Whether you’re trying to fix a small crack or an entire section of the wall, there are a number of good stucco patch products on the market. A store-bought, pre-mixed stucco patch is easy to apply and works well in most situations. Follow the manufacturer’s instructions and allow the material to set for the recommended time. It’s important to note that weather plays a huge role in how fast concrete sets, so you may need to apply multiple layers to fill the crack completely.

Before applying a patch, cover areas around the damaged stucco with something like a tarp to prevent soot or dust from getting on any other parts of your home. Chipping out loose stucco can be messy, so you’ll need to wear a mask and safety glasses when working outside. Once you’ve covered the area, remove any old stucco in the crack and surrounding areas to give the new patch a better chance of adhering.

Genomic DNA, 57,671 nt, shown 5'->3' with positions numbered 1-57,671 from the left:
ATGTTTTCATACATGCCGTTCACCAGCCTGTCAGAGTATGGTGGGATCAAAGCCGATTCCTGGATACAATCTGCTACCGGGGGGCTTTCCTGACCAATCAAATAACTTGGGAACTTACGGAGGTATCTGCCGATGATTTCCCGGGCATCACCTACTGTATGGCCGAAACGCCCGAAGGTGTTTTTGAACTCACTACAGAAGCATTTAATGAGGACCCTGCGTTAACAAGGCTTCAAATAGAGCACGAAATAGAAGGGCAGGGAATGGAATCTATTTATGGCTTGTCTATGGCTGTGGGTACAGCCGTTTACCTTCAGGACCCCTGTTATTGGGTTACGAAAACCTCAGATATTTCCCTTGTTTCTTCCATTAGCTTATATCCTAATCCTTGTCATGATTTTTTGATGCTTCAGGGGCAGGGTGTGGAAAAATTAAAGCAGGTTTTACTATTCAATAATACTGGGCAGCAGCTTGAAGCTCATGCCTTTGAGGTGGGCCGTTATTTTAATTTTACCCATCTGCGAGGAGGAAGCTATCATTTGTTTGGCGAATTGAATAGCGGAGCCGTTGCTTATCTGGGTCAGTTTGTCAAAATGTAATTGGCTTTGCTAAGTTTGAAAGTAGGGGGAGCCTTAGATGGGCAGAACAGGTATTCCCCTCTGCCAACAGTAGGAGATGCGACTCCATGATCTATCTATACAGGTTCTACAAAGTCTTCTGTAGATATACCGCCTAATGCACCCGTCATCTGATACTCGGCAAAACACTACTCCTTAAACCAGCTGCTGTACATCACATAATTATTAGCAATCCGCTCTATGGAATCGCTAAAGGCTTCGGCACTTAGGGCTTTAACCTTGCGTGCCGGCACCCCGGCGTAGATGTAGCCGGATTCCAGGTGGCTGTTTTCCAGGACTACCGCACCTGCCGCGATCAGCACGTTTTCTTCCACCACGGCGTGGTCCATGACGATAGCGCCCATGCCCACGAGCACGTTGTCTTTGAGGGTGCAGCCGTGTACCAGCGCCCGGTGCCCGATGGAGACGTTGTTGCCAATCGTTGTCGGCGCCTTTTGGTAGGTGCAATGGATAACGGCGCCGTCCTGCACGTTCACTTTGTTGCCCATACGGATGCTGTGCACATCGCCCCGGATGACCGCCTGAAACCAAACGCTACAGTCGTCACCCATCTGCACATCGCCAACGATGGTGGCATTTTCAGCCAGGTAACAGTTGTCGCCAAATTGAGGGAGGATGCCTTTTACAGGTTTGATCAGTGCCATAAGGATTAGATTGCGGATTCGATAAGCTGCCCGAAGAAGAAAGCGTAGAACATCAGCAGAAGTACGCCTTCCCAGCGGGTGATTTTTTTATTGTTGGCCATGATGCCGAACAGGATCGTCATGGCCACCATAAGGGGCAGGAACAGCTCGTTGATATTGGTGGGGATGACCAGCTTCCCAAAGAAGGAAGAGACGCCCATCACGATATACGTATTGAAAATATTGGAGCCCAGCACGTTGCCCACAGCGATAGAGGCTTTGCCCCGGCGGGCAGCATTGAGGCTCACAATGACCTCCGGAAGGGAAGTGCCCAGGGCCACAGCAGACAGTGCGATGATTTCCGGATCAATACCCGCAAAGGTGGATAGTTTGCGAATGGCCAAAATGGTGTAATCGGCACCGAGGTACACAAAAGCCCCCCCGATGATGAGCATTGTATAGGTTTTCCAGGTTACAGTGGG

If you have a large crack or small hole that needs to be fixed, try using an acrylic caulk with silicone additives. This type of caulk is easy to work with, cleans up easily with water, and can be painted in less than half an hour. It’s also resistant to water submersion and has a life expectancy of forty years.

You can also find stucco repair kits that are perfect for woodpecker holes. The kit includes a compression plug that is installed into the hole and leveled with the surface of the surrounding stucco. The plug is then coated with a stucco mix and brushed to create a natural look. Once the mixture has dried, paint over it to match the surrounding color.